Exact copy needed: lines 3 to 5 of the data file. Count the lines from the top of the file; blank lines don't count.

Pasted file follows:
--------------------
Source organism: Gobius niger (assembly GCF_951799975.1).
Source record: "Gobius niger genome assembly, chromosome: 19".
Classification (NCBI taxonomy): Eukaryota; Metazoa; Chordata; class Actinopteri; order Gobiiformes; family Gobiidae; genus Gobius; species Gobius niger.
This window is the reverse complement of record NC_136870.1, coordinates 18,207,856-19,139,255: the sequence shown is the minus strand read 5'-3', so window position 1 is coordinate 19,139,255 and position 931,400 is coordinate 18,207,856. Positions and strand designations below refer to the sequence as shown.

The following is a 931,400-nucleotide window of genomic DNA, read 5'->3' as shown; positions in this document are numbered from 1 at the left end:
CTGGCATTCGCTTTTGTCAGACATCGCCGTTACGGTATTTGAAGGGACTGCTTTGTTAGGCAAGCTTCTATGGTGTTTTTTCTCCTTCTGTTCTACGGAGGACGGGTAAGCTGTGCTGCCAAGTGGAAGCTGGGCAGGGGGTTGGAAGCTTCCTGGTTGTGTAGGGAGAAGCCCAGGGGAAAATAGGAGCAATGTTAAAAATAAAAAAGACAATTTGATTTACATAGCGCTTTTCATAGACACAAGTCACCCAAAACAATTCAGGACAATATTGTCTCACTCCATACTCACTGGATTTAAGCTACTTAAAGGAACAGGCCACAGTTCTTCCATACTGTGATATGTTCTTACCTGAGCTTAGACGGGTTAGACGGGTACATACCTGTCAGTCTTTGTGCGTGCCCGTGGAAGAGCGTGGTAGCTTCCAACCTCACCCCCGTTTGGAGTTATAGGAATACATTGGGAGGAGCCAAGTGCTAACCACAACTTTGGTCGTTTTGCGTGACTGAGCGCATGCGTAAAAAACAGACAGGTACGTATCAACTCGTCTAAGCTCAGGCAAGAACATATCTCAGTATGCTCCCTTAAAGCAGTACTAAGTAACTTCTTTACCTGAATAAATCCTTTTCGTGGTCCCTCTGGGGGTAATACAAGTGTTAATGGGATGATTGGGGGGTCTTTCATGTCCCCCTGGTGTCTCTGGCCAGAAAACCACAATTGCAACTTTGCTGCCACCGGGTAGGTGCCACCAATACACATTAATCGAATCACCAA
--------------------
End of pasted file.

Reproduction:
Classification (NCBI taxonomy): Eukaryota; Metazoa; Chordata; class Actinopteri; order Gobiiformes; family Gobiidae; genus Gobius; species Gobius niger.
This window is the reverse complement of record NC_136870.1, coordinates 18,207,856-19,139,255: the sequence shown is the minus strand read 5'-3', so window position 1 is coordinate 19,139,255 and position 931,400 is coordinate 18,207,856. Positions and strand designations below refer to the sequence as shown.

The following is a 931,400-nucleotide window of genomic DNA, read 5'->3' as shown; positions in this document are numbered from 1 at the left end: